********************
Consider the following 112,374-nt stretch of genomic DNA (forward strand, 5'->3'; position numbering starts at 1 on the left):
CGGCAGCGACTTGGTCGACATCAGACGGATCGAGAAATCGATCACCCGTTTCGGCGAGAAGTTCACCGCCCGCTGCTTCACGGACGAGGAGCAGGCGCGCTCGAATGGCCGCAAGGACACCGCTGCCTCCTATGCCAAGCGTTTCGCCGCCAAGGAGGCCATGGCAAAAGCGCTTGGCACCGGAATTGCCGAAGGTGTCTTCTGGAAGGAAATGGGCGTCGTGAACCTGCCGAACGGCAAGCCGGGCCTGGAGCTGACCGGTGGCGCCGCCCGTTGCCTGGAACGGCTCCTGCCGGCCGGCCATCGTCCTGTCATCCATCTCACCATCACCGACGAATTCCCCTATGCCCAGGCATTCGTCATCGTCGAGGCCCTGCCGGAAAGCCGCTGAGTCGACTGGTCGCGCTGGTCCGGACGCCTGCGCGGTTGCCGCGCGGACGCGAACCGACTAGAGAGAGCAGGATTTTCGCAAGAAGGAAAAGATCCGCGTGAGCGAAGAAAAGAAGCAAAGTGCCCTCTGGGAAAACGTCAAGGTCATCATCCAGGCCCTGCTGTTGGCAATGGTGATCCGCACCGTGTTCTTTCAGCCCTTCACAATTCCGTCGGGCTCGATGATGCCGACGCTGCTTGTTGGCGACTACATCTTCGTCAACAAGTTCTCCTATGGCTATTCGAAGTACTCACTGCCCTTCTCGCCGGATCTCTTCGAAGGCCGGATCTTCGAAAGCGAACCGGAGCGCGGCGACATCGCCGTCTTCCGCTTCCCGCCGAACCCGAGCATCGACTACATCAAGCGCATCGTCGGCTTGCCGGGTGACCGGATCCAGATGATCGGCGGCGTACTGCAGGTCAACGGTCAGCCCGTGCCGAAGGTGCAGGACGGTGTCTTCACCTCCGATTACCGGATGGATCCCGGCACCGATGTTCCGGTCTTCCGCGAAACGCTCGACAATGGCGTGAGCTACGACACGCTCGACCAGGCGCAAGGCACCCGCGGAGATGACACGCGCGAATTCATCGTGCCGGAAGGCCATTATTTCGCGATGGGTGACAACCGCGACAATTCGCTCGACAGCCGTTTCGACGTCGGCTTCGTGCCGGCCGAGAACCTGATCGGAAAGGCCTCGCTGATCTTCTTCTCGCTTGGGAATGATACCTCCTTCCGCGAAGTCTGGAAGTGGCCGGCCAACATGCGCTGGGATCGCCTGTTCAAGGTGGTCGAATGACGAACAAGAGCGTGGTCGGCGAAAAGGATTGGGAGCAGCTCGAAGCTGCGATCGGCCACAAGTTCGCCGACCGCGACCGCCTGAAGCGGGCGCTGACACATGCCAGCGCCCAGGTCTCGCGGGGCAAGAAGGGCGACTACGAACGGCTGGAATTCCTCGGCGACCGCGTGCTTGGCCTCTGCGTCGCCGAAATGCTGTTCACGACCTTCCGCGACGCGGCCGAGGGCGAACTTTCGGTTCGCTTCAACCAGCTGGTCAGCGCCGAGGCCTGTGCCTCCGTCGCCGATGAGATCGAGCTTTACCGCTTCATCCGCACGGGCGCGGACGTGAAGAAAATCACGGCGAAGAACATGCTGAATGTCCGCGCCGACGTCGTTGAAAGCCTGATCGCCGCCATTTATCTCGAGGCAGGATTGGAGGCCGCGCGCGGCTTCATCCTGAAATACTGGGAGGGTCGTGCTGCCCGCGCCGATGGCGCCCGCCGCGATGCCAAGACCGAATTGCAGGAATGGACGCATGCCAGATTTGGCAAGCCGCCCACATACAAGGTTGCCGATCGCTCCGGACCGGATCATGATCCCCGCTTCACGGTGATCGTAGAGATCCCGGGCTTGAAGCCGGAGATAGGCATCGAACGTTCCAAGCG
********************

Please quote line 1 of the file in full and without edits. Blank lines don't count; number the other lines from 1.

Consider the following 112,374-nt stretch of genomic DNA (forward strand, 5'->3'; position numbering starts at 1 on the left):